Apple's Arbitrary Review Process Now Being Used To Stop Competing Pebble Smart Watch
from the lame dept
For many years now, we’ve been highlighting how Apple appears to arbitrarily ban apps with little to no explanation, even though quite frequently, it appears to be because they are competitive with Apple products.
We haven’t heard as much about that lately, leading to at least some hope that perhaps Apple has been opening up and allowing more apps. It’s still a walled garden, which is ridiculous, but we’d hoped that the gate was relatively open. So it seems odd to find out that not only has Apple been refusing to allow Pebble’s new iOS app, but it appears to be sitting on it for an extended period of time with no explanation (one version has been waiting for 43 days, another version, where “expedited review” was requested has been sitting for a few weeks).
Pebble, of course, is the maker of the first really popular smartwatch, and they’re just starting to ship the second generation of that watch after a super successful Kickstarter campaign. As Pebble notes in the email that it sent around to backers, the last time it requested “expedited review” Apple approved that app in 24 hours. Of course, there’s a big difference between the last time and this time: now the Apple Watch is on the market, meaning that Apple has a competitor in the marketplace, giving it incentives not to help out Pebble.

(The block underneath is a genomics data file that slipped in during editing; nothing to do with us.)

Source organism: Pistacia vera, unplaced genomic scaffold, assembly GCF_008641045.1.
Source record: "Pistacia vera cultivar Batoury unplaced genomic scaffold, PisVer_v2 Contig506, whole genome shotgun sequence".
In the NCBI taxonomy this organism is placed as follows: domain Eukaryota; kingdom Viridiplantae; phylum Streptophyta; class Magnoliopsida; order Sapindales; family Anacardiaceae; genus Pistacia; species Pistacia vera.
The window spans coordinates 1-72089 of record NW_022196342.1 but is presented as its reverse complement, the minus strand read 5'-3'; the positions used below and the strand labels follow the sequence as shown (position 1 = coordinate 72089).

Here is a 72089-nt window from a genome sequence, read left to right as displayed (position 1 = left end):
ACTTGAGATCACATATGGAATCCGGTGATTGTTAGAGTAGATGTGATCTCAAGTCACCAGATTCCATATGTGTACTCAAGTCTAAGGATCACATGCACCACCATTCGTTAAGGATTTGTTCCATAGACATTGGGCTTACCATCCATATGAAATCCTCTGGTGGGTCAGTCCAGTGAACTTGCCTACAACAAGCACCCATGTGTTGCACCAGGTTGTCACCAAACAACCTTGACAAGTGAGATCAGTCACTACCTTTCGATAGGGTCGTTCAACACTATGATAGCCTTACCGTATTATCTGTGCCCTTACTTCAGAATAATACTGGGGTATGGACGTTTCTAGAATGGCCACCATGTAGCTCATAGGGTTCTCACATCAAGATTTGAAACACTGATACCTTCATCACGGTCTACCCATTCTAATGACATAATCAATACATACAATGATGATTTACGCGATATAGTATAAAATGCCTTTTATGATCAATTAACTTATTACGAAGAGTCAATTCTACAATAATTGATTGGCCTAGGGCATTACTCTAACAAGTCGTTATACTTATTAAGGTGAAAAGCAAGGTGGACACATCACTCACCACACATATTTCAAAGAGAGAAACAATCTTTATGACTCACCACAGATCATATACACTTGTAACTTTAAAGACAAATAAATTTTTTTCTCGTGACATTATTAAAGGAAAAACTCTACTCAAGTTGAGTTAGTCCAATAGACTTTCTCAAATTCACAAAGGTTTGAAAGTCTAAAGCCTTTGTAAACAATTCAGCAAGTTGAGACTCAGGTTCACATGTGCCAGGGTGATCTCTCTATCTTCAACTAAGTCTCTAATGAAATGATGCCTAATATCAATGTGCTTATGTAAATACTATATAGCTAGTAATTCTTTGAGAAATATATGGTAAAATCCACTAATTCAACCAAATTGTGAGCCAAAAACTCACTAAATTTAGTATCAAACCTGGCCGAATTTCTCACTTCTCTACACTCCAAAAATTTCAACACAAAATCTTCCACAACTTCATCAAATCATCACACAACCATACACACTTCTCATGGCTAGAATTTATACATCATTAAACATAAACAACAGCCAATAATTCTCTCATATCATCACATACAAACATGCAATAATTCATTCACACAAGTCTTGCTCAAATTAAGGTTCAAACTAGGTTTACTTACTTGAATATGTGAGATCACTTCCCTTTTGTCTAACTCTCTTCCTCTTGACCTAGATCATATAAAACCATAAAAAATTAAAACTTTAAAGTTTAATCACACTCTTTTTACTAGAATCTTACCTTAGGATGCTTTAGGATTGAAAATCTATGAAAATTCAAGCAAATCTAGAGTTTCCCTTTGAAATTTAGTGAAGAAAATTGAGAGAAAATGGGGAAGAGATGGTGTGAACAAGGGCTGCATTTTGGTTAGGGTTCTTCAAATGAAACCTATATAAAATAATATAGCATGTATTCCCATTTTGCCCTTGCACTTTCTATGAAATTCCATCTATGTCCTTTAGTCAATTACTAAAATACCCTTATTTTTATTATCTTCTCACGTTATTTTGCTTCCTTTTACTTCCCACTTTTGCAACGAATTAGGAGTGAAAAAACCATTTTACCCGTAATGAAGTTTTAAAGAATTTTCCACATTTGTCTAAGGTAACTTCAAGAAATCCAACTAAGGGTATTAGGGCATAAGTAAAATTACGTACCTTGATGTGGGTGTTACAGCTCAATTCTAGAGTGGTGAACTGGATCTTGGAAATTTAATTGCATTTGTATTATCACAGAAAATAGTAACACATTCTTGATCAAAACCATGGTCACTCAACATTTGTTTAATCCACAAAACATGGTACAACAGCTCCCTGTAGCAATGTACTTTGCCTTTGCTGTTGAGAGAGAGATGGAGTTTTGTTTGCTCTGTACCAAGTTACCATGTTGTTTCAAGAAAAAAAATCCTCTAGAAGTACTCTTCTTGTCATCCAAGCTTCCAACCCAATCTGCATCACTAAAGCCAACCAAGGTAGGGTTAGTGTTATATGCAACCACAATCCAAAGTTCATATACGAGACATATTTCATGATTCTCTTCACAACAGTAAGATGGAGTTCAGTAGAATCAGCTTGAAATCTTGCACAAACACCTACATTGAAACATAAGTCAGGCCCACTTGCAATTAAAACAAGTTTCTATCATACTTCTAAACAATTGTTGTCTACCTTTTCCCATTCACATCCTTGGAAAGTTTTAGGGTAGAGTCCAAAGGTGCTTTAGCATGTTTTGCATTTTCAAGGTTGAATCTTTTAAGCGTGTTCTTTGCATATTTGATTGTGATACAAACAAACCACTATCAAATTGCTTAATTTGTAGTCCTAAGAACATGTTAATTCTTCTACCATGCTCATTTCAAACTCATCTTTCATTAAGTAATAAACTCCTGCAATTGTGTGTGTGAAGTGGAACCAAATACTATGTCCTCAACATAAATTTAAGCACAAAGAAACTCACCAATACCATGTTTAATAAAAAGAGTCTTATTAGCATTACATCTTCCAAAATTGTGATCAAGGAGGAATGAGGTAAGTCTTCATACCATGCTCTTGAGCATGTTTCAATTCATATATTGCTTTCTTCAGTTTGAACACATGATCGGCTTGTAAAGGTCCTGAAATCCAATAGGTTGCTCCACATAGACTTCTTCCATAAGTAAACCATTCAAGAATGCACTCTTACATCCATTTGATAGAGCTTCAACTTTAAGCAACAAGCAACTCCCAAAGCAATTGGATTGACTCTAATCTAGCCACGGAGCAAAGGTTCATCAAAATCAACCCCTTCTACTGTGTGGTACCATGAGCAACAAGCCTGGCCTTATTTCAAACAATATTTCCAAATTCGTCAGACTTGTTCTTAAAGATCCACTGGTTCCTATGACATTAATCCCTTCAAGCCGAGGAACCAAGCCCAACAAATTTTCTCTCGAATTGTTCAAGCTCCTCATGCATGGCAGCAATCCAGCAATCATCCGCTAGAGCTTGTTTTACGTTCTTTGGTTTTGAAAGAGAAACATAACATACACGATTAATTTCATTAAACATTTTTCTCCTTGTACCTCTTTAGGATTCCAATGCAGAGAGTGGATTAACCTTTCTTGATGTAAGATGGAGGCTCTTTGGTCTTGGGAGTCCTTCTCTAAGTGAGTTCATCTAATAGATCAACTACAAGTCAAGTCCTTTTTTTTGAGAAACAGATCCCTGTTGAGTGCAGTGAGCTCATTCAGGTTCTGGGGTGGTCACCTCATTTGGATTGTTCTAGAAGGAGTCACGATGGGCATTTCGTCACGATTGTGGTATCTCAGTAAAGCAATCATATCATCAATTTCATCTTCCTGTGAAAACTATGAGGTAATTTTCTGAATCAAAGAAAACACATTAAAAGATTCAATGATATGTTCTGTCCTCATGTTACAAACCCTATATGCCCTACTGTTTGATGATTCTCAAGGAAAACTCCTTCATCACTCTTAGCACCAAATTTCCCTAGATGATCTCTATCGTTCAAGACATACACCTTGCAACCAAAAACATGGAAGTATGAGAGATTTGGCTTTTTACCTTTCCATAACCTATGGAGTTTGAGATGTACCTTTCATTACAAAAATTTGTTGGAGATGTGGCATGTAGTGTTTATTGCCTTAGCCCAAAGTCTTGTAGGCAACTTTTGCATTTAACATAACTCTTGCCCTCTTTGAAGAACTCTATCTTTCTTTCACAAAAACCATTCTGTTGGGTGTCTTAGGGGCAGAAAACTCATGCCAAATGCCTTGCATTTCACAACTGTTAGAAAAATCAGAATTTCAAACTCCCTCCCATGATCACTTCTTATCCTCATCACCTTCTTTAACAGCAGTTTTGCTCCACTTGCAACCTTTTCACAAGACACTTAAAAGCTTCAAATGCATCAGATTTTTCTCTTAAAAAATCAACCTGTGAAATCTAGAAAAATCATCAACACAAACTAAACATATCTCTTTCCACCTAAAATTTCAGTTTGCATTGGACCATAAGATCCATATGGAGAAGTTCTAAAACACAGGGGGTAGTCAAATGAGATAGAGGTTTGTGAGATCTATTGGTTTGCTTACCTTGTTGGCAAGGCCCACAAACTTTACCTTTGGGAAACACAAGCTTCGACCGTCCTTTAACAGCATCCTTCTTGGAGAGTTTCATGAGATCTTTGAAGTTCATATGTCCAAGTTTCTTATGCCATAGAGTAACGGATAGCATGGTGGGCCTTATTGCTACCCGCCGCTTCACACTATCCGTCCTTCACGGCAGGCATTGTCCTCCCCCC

Obviously, there’s no direct evidence that Apple is purposely blocking Pebble’s app because it competes with the Apple Watch, but it does seem notable that the approval went through so much faster prior to Apple entering the space. And, even if that’s not why Apple is blocking approval, just the fact that the company has a secretive, non-transparent, arbitrary approval process, at the very least, allows for the appearance of trying to block a competitor.
Update And… of course, just as this post is going out, it comes out that Apple has now finally approved the app, with Pebble claiming that the public pressure from it releasing its story helped push the app across the finish line.